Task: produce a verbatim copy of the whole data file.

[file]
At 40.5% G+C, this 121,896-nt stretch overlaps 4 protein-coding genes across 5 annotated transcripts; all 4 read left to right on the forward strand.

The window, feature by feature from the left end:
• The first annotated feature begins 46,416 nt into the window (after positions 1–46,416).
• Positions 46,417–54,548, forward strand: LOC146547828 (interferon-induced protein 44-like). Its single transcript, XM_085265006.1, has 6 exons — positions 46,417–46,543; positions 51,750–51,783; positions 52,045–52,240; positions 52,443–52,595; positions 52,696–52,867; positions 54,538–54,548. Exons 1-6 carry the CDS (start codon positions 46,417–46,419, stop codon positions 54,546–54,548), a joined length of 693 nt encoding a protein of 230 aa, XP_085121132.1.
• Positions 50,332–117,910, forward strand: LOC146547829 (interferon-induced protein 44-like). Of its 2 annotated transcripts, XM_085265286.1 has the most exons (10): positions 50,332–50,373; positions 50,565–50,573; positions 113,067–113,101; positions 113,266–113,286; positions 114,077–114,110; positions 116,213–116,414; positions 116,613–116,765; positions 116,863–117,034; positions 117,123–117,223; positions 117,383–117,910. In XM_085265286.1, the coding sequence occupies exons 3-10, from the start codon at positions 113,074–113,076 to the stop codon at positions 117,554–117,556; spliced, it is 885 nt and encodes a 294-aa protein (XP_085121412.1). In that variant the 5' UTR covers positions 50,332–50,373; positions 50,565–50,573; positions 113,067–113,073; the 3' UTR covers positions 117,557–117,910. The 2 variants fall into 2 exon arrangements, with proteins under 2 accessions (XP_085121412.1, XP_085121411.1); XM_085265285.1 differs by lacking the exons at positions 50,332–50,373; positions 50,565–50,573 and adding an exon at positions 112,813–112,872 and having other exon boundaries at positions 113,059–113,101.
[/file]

At 40.5% G+C, this 121,896-nt stretch overlaps 4 protein-coding genes across 5 annotated transcripts; all 4 read left to right on the forward strand.

The window, feature by feature from the left end:
• The first annotated feature begins 46,416 nt into the window (after positions 1–46,416).
• Positions 46,417–54,548, forward strand: LOC146547828 (interferon-induced protein 44-like). Its single transcript, XM_085265006.1, has 6 exons — positions 46,417–46,543; positions 51,750–51,783; positions 52,045–52,240; positions 52,443–52,595; positions 52,696–52,867; positions 54,538–54,548. Exons 1-6 carry the CDS (start codon positions 46,417–46,419, stop codon positions 54,546–54,548), a joined length of 693 nt encoding a protein of 230 aa, XP_085121132.1.
• Positions 50,332–117,910, forward strand: LOC146547829 (interferon-induced protein 44-like). Of its 2 annotated transcripts, XM_085265286.1 has the most exons (10): positions 50,332–50,373; positions 50,565–50,573; positions 113,067–113,101; positions 113,266–113,286; positions 114,077–114,110; positions 116,213–116,414; positions 116,613–116,765; positions 116,863–117,034; positions 117,123–117,223; positions 117,383–117,910. In XM_085265286.1, the coding sequence occupies exons 3-10, from the start codon at positions 113,074–113,076 to the stop codon at positions 117,554–117,556; spliced, it is 885 nt and encodes a 294-aa protein (XP_085121412.1). In that variant the 5' UTR covers positions 50,332–50,373; positions 50,565–50,573; positions 113,067–113,073; the 3' UTR covers positions 117,557–117,910. The 2 variants fall into 2 exon arrangements, with proteins under 2 accessions (XP_085121412.1, XP_085121411.1); XM_085265285.1 differs by lacking the exons at positions 50,332–50,373; positions 50,565–50,573 and adding an exon at positions 112,813–112,872 and having other exon boundaries at positions 113,059–113,101.